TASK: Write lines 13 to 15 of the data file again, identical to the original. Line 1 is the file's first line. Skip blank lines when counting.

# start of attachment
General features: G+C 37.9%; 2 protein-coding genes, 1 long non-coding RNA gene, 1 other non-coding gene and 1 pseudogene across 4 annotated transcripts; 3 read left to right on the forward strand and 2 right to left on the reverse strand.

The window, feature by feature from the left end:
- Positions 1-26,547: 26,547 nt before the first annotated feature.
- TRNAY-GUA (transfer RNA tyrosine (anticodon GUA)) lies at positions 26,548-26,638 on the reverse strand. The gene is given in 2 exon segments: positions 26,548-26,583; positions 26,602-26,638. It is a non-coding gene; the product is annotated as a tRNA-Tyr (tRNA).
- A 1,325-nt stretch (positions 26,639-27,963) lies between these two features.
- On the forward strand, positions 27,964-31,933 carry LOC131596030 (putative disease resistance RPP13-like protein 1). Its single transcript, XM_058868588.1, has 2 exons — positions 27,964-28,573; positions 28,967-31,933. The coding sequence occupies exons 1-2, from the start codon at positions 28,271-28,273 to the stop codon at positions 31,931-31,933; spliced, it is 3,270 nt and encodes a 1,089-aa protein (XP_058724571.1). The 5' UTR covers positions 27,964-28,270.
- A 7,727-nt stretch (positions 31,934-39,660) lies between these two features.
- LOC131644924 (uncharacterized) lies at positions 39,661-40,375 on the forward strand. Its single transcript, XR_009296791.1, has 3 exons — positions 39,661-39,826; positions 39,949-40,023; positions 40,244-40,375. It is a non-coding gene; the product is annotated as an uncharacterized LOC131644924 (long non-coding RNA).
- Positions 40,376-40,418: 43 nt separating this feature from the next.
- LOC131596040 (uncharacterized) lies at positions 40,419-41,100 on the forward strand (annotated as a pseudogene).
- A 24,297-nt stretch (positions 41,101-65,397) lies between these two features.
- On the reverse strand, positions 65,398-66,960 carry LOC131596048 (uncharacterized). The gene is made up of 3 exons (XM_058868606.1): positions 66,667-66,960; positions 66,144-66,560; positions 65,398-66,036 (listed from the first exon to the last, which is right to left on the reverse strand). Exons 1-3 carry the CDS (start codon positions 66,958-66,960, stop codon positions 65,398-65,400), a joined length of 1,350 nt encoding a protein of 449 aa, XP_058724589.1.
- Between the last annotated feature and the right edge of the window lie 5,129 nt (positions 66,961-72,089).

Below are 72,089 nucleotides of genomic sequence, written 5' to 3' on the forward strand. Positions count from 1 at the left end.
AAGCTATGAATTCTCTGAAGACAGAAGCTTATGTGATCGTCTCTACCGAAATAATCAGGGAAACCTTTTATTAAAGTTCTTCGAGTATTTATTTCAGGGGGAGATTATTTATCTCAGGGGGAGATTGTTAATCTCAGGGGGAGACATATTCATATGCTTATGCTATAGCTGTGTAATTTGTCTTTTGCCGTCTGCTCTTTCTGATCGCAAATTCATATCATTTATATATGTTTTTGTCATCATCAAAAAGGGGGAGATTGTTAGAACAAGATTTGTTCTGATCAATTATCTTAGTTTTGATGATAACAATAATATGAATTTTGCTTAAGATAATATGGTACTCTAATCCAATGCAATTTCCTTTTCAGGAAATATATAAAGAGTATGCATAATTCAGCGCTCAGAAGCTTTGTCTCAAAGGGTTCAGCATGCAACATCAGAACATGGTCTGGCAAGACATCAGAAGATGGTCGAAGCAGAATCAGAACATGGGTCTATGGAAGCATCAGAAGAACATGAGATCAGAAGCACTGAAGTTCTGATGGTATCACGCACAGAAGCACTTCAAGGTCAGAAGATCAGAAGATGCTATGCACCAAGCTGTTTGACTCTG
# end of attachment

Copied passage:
- Between the last annotated feature and the right edge of the window lie 5,129 nt (positions 66,961-72,089).

Below are 72,089 nucleotides of genomic sequence, written 5' to 3' on the forward strand. Positions count from 1 at the left end.
AAGCTATGAATTCTCTGAAGACAGAAGCTTATGTGATCGTCTCTACCGAAATAATCAGGGAAACCTTTTATTAAAGTTCTTCGAGTATTTATTTCAGGGGGAGATTATTTATCTCAGGGGGAGATTGTTAATCTCAGGGGGAGACATATTCATATGCTTATGCTATAGCTGTGTAATTTGTCTTTTGCCGTCTGCTCTTTCTGATCGCAAATTCATATCATTTATATATGTTTTTGTCATCATCAAAAAGGGGGAGATTGTTAGAACAAGATTTGTTCTGATCAATTATCTTAGTTTTGATGATAACAATAATATGAATTTTGCTTAAGATAATATGGTACTCTAATCCAATGCAATTTCCTTTTCAGGAAATATATAAAGAGTATGCATAATTCAGCGCTCAGAAGCTTTGTCTCAAAGGGTTCAGCATGCAACATCAGAACATGGTCTGGCAAGACATCAGAAGATGGTCGAAGCAGAATCAGAACATGGGTCTATGGAAGCATCAGAAGAACATGAGATCAGAAGCACTGAAGTTCTGATGGTATCACGCACAGAAGCACTTCAAGGTCAGAAGATCAGAAGATGCTATGCACCAAGCTGTTTGACTCTG